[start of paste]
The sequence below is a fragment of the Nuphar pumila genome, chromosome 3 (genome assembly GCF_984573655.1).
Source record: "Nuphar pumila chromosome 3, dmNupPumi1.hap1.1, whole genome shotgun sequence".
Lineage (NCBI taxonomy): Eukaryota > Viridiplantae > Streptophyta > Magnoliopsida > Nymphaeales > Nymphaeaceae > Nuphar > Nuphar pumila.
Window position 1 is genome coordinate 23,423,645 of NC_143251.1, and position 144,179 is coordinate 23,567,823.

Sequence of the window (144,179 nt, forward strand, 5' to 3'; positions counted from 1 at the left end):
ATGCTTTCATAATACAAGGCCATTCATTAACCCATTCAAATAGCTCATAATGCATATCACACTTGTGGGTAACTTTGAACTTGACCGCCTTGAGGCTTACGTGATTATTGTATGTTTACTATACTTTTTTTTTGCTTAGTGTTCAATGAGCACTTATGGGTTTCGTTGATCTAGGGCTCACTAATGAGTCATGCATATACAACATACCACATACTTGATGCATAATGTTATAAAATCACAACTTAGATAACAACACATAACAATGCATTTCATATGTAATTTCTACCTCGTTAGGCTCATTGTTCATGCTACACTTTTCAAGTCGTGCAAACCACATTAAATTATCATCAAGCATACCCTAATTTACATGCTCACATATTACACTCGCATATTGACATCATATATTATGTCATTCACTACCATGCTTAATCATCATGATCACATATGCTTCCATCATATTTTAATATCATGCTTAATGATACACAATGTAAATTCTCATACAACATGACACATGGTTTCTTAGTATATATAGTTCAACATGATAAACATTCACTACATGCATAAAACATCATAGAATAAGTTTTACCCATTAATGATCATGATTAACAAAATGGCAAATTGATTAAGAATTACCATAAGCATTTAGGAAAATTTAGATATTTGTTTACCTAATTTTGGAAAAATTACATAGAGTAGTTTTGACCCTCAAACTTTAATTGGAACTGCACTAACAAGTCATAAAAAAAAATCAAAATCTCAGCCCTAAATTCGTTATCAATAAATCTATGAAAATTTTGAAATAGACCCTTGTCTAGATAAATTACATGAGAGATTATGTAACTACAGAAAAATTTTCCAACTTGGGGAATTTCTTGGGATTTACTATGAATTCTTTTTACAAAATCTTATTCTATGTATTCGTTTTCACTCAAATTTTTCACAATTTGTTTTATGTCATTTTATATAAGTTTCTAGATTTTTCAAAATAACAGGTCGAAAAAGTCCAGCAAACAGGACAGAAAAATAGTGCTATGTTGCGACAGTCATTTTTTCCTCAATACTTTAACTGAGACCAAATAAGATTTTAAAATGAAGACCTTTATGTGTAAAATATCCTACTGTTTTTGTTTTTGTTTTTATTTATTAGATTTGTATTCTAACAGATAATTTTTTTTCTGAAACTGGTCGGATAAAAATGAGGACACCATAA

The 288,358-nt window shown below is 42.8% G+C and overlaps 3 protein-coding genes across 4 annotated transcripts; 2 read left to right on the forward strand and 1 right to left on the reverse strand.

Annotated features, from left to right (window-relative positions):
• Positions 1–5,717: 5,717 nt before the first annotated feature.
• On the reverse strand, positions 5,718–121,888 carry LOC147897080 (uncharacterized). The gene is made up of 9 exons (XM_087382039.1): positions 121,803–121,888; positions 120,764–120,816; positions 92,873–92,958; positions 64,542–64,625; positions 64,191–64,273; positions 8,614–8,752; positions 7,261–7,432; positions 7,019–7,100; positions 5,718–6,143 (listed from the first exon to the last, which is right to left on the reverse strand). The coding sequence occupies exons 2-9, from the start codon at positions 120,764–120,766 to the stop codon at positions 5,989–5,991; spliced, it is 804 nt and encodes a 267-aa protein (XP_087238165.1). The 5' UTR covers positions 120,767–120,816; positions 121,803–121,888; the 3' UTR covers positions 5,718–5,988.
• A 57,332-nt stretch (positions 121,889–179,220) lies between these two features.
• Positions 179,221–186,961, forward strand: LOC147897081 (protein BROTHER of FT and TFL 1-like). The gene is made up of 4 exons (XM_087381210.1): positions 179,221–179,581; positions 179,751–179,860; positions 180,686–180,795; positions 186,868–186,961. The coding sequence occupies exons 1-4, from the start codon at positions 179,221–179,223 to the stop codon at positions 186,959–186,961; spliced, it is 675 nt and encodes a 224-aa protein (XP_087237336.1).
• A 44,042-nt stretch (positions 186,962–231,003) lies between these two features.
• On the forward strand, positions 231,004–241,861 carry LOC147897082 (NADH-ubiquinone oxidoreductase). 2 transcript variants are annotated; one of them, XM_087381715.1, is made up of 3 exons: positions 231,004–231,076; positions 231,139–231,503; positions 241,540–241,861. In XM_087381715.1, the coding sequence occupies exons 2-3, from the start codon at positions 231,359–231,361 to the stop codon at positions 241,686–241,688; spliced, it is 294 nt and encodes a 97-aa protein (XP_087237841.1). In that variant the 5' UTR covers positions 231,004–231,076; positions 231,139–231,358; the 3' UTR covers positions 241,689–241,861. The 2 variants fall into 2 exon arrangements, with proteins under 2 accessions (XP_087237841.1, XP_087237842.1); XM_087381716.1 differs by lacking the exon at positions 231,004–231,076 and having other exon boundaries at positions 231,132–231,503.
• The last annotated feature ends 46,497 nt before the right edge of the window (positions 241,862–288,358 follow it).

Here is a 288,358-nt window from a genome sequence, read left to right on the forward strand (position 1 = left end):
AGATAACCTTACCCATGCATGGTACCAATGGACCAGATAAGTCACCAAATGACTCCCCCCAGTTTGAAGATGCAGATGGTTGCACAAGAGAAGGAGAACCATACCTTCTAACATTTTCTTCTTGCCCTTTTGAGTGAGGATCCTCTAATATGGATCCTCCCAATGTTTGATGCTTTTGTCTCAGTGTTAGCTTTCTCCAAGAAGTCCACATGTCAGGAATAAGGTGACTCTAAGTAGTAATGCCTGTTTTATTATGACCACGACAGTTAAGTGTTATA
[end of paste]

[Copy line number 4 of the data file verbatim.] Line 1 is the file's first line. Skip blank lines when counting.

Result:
Window position 1 is genome coordinate 23,423,645 of NC_143251.1, and position 144,179 is coordinate 23,567,823.